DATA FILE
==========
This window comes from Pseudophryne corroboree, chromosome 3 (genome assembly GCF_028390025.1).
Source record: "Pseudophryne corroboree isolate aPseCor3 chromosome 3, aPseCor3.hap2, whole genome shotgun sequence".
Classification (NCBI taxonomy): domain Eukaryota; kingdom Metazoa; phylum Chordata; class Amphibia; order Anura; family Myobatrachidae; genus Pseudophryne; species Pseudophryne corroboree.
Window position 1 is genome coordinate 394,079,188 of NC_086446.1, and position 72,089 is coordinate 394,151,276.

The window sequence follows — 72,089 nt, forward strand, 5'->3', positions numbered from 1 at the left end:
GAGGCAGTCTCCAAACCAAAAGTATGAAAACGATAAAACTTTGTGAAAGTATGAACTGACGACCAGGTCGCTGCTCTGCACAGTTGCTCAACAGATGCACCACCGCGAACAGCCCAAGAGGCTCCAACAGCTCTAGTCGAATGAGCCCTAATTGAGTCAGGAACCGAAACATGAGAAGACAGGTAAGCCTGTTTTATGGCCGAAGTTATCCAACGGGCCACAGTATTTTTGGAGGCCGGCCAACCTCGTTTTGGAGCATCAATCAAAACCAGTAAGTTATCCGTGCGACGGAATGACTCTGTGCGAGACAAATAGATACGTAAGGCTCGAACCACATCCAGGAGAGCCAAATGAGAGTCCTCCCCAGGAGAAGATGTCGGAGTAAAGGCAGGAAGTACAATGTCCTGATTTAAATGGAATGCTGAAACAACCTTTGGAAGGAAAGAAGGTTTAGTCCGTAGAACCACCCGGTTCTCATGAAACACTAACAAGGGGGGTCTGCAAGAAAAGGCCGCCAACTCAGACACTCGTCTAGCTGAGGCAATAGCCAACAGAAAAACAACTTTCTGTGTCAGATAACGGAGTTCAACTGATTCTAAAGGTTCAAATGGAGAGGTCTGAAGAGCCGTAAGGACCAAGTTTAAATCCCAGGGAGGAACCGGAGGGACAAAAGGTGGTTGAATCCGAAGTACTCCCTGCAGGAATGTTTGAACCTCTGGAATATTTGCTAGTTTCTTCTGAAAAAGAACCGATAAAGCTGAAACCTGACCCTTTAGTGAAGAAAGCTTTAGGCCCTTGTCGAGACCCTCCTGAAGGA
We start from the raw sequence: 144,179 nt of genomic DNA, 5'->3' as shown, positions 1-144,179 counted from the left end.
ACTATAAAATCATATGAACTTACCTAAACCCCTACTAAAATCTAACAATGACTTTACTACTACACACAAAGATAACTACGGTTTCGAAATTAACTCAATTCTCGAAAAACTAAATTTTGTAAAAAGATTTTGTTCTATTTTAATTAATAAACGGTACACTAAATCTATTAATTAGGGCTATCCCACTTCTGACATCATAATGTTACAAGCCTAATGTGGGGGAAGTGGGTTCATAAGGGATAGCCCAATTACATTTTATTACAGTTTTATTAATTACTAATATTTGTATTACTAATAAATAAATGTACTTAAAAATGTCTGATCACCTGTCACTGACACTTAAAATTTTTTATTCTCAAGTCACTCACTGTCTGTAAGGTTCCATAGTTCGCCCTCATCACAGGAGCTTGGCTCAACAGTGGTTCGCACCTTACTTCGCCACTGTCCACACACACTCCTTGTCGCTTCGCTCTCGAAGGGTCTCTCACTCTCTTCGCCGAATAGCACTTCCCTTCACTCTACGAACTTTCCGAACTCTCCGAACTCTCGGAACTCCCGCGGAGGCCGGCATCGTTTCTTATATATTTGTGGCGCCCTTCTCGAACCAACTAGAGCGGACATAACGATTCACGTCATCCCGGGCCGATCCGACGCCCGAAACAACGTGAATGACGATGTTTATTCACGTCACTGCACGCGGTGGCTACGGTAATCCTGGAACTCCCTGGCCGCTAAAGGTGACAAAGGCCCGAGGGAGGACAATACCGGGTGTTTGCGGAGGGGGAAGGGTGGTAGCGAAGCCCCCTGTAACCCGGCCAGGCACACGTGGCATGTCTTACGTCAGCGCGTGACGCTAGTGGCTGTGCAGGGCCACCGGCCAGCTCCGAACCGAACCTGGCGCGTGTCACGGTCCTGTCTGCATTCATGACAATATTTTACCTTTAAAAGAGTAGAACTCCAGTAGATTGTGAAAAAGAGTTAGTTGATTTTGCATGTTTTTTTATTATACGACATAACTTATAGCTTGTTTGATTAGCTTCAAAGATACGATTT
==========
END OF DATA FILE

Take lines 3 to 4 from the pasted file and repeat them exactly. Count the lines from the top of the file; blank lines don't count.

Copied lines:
Classification (NCBI taxonomy): domain Eukaryota; kingdom Metazoa; phylum Chordata; class Amphibia; order Anura; family Myobatrachidae; genus Pseudophryne; species Pseudophryne corroboree.
Window position 1 is genome coordinate 394,079,188 of NC_086446.1, and position 72,089 is coordinate 394,151,276.